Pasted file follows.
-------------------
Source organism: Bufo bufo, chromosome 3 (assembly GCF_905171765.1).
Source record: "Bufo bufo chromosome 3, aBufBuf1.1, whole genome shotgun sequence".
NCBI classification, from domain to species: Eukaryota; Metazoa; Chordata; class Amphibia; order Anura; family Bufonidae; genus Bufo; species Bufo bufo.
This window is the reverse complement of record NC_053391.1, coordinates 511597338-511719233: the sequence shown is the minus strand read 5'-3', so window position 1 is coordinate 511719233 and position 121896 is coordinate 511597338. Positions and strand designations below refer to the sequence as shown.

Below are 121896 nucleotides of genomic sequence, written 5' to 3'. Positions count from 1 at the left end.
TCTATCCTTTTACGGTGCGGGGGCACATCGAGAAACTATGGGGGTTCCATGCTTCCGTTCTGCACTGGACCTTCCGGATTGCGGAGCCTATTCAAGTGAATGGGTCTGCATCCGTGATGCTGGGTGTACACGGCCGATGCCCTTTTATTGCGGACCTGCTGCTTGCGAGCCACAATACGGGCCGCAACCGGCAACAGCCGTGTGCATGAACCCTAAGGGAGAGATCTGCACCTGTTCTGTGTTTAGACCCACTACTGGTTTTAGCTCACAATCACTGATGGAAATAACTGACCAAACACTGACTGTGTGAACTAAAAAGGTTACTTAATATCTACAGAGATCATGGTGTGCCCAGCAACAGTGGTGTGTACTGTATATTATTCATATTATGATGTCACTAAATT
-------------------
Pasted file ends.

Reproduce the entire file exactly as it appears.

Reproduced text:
Source organism: Bufo bufo, chromosome 3 (assembly GCF_905171765.1).
Source record: "Bufo bufo chromosome 3, aBufBuf1.1, whole genome shotgun sequence".
NCBI classification, from domain to species: Eukaryota; Metazoa; Chordata; class Amphibia; order Anura; family Bufonidae; genus Bufo; species Bufo bufo.
This window is the reverse complement of record NC_053391.1, coordinates 511597338-511719233: the sequence shown is the minus strand read 5'-3', so window position 1 is coordinate 511719233 and position 121896 is coordinate 511597338. Positions and strand designations below refer to the sequence as shown.

Below are 121896 nucleotides of genomic sequence, written 5' to 3'. Positions count from 1 at the left end.
TCTATCCTTTTACGGTGCGGGGGCACATCGAGAAACTATGGGGGTTCCATGCTTCCGTTCTGCACTGGACCTTCCGGATTGCGGAGCCTATTCAAGTGAATGGGTCTGCATCCGTGATGCTGGGTGTACACGGCCGATGCCCTTTTATTGCGGACCTGCTGCTTGCGAGCCACAATACGGGCCGCAACCGGCAACAGCCGTGTGCATGAACCCTAAGGGAGAGATCTGCACCTGTTCTGTGTTTAGACCCACTACTGGTTTTAGCTCACAATCACTGATGGAAATAACTGACCAAACACTGACTGTGTGAACTAAAAAGGTTACTTAATATCTACAGAGATCATGGTGTGCCCAGCAACAGTGGTGTGTACTGTATATTATTCATATTATGATGTCACTAAATT